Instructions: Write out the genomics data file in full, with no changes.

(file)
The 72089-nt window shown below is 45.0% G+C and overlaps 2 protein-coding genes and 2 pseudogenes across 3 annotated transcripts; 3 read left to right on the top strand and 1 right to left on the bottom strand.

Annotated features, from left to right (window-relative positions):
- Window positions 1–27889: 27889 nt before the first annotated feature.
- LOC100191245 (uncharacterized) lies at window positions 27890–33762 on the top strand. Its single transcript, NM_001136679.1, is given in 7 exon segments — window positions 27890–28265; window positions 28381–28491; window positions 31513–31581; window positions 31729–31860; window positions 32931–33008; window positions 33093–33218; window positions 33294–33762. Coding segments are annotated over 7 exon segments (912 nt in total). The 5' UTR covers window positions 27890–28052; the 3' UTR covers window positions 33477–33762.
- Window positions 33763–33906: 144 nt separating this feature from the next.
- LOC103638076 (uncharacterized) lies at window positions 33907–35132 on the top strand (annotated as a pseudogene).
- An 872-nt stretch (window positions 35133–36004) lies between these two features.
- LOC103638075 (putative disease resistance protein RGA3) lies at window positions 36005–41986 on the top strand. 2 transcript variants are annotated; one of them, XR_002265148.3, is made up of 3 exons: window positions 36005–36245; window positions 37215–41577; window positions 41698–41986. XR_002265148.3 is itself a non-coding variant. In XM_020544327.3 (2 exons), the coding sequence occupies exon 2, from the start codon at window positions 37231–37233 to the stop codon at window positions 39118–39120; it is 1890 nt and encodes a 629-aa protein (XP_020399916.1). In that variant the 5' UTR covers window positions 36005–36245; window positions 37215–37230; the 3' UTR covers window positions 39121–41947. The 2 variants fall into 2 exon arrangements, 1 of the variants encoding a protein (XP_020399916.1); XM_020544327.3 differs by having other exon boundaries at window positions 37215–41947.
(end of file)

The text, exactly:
The 72089-nt window shown below is 45.0% G+C and overlaps 2 protein-coding genes and 2 pseudogenes across 3 annotated transcripts; 3 read left to right on the top strand and 1 right to left on the bottom strand.

Annotated features, from left to right (window-relative positions):
- Window positions 1–27889: 27889 nt before the first annotated feature.
- LOC100191245 (uncharacterized) lies at window positions 27890–33762 on the top strand. Its single transcript, NM_001136679.1, is given in 7 exon segments — window positions 27890–28265; window positions 28381–28491; window positions 31513–31581; window positions 31729–31860; window positions 32931–33008; window positions 33093–33218; window positions 33294–33762. Coding segments are annotated over 7 exon segments (912 nt in total). The 5' UTR covers window positions 27890–28052; the 3' UTR covers window positions 33477–33762.
- Window positions 33763–33906: 144 nt separating this feature from the next.
- LOC103638076 (uncharacterized) lies at window positions 33907–35132 on the top strand (annotated as a pseudogene).
- An 872-nt stretch (window positions 35133–36004) lies between these two features.
- LOC103638075 (putative disease resistance protein RGA3) lies at window positions 36005–41986 on the top strand. 2 transcript variants are annotated; one of them, XR_002265148.3, is made up of 3 exons: window positions 36005–36245; window positions 37215–41577; window positions 41698–41986. XR_002265148.3 is itself a non-coding variant. In XM_020544327.3 (2 exons), the coding sequence occupies exon 2, from the start codon at window positions 37231–37233 to the stop codon at window positions 39118–39120; it is 1890 nt and encodes a 629-aa protein (XP_020399916.1). In that variant the 5' UTR covers window positions 36005–36245; window positions 37215–37230; the 3' UTR covers window positions 39121–41947. The 2 variants fall into 2 exon arrangements, 1 of the variants encoding a protein (XP_020399916.1); XM_020544327.3 differs by having other exon boundaries at window positions 37215–41947.